Posts Tagged cardinal law
Even for an institution that measures its history in centuries, not decades, the Vatican’s move toward sanctions against bishops who cover up for pedophile priests seems glacial.
“So when news arrived last week (June 15) that Pope Francis has approved the creation of a church tribunal to do just that, embracing the recommendations of a papal commission led by Boston’s archbishop, Cardinal Sean P. O’Malley, you could imagine a Greek chorus of abuse victims responding: ‘It’s about time.’
“Had the tribunal been in place back in 2002, when the clergy sexual abuse crisis exploded in Boston and quickly spread around the globe, there is little doubt who would have been the first bishop hauled before the panel.
“That would be Bernard Francis Law, one of O’Malley’s predecessors who resigned in disgrace in late 2002 and continues to live in gilded retirement in Rome where he is regarded — if not quite a pariah — as an embarrassment, an archbishop whose silence, even after he knew kids were being assaulted, was beyond indefensible.”
By Thomas Farragher, Columnist, The Boston Globe — Click here to read the rest of this column.
Book Review by Jim Post
Luke 17:2, by Michael Emerton and Patrick Emerton (Portsmouth, NH: Stone Cellar Publishing, 2013)
Michael Emerton’s account of clergy sexual abuse is a sad, but powerful story. Mike’s public relations skills were invaluable to Voice of the Faithful’s crusade for accountability in the Catholic Church. His story is shocking, surprising, and hopeful, all at the same time.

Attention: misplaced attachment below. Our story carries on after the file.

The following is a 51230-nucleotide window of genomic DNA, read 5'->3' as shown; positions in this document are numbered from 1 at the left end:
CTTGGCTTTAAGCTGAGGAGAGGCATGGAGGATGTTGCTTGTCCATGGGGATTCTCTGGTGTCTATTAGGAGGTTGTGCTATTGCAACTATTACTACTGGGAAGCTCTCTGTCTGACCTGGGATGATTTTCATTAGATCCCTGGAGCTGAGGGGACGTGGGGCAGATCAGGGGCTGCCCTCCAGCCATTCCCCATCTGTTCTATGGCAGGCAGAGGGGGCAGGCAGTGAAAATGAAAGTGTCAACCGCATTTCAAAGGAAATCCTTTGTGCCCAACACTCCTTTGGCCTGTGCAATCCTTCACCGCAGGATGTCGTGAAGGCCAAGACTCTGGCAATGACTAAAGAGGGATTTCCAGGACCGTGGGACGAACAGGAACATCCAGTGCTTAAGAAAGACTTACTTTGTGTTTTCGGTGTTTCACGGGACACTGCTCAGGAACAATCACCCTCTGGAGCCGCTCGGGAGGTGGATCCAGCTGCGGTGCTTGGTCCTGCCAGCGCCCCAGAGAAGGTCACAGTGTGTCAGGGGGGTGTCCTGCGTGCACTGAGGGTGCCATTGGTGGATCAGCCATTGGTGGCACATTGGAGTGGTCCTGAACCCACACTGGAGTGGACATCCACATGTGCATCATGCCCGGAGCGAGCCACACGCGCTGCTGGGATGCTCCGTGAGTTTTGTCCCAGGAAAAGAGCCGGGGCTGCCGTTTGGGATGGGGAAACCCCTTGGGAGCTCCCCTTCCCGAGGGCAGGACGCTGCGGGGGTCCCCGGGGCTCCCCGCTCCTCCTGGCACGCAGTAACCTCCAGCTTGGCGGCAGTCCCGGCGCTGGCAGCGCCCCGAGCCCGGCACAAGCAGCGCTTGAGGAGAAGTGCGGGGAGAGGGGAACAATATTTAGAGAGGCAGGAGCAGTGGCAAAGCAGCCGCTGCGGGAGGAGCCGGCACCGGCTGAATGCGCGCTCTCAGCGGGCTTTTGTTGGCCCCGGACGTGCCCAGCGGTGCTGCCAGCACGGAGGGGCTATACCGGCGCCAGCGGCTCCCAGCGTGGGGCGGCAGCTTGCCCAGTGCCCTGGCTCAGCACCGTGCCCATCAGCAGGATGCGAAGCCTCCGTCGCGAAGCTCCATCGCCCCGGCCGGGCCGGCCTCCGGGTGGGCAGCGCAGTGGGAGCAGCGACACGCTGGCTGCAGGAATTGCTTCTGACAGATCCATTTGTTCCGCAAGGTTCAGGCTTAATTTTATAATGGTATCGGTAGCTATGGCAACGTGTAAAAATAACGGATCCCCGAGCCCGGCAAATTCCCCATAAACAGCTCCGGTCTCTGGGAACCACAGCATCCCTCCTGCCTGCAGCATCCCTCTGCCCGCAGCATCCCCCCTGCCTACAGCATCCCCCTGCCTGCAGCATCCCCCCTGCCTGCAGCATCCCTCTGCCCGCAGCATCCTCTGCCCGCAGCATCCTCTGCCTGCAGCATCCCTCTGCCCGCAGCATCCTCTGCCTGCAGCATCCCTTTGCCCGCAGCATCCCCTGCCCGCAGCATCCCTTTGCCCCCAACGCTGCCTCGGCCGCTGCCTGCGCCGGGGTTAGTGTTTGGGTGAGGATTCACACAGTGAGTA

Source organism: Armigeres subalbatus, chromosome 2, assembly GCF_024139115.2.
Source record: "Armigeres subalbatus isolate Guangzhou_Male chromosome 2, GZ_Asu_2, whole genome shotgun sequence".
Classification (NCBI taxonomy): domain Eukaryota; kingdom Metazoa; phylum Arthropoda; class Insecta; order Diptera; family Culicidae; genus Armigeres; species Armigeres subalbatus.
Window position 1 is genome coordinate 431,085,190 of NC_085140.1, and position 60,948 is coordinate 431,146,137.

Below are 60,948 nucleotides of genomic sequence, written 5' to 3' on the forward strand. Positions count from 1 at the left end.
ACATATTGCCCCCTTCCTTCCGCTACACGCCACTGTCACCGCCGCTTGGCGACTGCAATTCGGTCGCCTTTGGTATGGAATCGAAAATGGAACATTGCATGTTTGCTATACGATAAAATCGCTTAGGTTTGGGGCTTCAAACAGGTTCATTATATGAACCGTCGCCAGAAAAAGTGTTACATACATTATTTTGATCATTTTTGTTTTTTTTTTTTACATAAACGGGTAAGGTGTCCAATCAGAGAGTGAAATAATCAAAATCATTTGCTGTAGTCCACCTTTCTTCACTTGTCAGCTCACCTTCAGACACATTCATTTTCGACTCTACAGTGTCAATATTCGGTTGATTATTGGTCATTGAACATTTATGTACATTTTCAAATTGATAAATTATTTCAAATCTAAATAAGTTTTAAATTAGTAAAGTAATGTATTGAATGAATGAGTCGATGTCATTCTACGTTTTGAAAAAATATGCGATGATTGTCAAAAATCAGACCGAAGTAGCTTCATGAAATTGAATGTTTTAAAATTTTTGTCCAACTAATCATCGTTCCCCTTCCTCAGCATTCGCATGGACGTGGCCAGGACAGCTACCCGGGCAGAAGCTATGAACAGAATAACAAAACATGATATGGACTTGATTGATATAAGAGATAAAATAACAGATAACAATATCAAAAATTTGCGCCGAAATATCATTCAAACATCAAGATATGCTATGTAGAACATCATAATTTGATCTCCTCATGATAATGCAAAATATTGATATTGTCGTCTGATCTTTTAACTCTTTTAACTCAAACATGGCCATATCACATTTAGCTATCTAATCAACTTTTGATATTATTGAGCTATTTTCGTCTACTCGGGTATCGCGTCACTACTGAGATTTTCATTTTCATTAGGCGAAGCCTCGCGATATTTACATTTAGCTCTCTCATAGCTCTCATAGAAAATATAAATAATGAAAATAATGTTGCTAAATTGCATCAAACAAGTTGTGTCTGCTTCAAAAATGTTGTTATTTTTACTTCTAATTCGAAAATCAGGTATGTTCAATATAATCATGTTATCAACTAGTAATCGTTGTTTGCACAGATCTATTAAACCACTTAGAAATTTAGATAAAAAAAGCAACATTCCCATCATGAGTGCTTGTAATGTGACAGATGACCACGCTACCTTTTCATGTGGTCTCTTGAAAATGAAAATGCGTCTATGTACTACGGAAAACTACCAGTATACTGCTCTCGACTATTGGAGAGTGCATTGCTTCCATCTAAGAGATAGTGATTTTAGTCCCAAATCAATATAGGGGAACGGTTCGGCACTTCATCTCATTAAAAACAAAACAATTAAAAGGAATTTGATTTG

Luke 17:2 is the biblical passage that reminds us that “It were better for him that a millstone were hanged around his neck … than that he should offend one of these little ones.” The book is actually two stories: One is the story of a young man’s abuse at the hands of a Catholic priest; the other is the story of a survivor who wrestled with his demons and found an outlet in the crusade for accountability in the Archdiocese of Boston. Truth is a powerful weapon and Mike Emerton’s story explains how he faced the ugliness of sexual abuse head-on, and helped others voice that truth to the world.
It is an inspiring story, all the more so because I know Mike Emerton. I lived the VOTF (Voice of the Faithful®) story in 2002 as one of the co-founders. With friends, neighbors, and fellow Catholics, I too became part of the effort to hold Cardinal Bernard Law accountable for covering up the crimes of Rev. John Geoghan and shielding other predator priests. We could not have been successful without the efforts of Mike Emerton and hundreds of other Catholic men and women.
But it was a mismatch – we were David against the Catholic Goliath. Cardinal Law had the full resources of the archdiocese to draw upon; we had good intentions and a courageous voice. We lost the early skirmishes, but gained some positive press. We grew in numbers, but were still outgunned by the diocesan press machine. Then Mike Emerton arrived. It was a day we remember and for which we remain thankful.
The second half of Luke 17:2 describes some of the exciting skirmishes between VOTF members and the clerical hierarchy. Mike was at the center of those events, and he shares them in a colorful and readable manner. Mike Emerton is one of VOTF’s heroes – we simply would not have become the “voice” of the faithful without his skills and personal courage.
James E. Post is John F. Smith, Jr., Professor of Management at Boston University and a Voice of the Faithful® founder and its first president.